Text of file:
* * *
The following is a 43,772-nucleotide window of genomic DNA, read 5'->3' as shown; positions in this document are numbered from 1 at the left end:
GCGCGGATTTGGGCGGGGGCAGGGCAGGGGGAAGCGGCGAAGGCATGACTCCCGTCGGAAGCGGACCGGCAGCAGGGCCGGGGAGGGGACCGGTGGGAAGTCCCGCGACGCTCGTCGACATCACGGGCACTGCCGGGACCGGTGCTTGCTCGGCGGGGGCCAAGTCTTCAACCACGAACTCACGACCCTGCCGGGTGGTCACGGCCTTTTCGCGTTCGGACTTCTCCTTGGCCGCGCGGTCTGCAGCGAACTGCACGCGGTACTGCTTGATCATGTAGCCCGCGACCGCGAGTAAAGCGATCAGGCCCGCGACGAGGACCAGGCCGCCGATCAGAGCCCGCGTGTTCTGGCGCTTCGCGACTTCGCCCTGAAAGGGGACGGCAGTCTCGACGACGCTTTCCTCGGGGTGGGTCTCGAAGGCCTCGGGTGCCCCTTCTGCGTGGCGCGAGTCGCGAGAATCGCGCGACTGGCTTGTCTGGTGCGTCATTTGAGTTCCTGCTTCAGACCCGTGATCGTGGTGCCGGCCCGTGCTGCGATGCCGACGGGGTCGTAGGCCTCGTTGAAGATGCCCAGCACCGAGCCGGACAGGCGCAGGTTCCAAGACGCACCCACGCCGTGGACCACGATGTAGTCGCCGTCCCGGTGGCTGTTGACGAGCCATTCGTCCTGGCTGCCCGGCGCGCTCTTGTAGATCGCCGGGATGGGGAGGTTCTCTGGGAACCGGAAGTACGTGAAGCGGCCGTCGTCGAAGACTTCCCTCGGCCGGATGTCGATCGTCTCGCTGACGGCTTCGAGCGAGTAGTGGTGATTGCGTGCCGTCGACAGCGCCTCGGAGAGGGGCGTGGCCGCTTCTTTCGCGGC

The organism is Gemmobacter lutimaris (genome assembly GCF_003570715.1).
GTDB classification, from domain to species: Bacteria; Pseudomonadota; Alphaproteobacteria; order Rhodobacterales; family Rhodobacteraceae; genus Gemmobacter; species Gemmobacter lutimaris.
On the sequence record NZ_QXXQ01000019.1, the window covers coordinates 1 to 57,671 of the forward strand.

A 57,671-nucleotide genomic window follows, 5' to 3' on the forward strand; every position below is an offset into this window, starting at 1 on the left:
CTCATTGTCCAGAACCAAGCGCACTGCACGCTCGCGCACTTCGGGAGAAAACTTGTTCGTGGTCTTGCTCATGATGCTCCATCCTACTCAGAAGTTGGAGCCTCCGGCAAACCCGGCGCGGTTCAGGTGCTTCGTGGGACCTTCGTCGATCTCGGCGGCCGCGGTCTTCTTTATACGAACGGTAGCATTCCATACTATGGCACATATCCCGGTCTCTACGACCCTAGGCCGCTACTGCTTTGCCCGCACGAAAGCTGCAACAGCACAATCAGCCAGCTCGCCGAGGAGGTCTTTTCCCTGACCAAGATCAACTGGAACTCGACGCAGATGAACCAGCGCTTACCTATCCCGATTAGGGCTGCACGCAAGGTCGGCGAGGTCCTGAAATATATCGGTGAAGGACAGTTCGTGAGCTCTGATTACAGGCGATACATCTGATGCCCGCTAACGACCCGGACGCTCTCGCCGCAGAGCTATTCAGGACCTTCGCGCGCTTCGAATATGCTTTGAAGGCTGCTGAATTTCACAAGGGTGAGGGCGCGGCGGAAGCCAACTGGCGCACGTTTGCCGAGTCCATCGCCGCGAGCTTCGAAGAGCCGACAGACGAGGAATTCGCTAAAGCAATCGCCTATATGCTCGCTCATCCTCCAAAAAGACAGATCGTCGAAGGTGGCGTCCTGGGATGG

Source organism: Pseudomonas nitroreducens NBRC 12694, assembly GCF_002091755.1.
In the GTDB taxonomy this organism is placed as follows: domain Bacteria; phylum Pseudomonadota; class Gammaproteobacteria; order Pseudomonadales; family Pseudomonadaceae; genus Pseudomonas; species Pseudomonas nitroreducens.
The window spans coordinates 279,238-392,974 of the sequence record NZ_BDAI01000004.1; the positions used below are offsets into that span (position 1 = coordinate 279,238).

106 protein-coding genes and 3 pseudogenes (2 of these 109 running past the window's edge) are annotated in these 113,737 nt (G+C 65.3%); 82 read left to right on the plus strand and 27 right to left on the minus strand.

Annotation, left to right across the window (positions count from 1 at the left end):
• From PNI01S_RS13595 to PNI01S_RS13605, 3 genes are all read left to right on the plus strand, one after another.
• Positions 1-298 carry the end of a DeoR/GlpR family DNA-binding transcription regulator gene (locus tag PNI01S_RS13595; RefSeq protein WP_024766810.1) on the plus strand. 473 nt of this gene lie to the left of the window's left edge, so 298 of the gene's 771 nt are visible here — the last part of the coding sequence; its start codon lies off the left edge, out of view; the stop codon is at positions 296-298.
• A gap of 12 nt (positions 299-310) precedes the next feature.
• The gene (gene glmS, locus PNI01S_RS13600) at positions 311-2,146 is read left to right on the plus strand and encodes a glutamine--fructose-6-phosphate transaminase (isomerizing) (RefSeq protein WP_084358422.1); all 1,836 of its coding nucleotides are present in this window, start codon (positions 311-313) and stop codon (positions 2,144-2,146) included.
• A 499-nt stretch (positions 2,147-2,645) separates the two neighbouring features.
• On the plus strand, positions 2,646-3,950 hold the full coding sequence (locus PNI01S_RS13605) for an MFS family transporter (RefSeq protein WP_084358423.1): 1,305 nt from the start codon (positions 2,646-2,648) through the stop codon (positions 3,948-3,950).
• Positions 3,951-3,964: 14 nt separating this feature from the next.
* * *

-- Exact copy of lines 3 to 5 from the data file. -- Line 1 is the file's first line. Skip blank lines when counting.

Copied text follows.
The organism is Gemmobacter lutimaris (genome assembly GCF_003570715.1).
GTDB classification, from domain to species: Bacteria; Pseudomonadota; Alphaproteobacteria; order Rhodobacterales; family Rhodobacteraceae; genus Gemmobacter; species Gemmobacter lutimaris.
On the sequence record NZ_QXXQ01000019.1, the window covers coordinates 1 to 57,671 of the forward strand.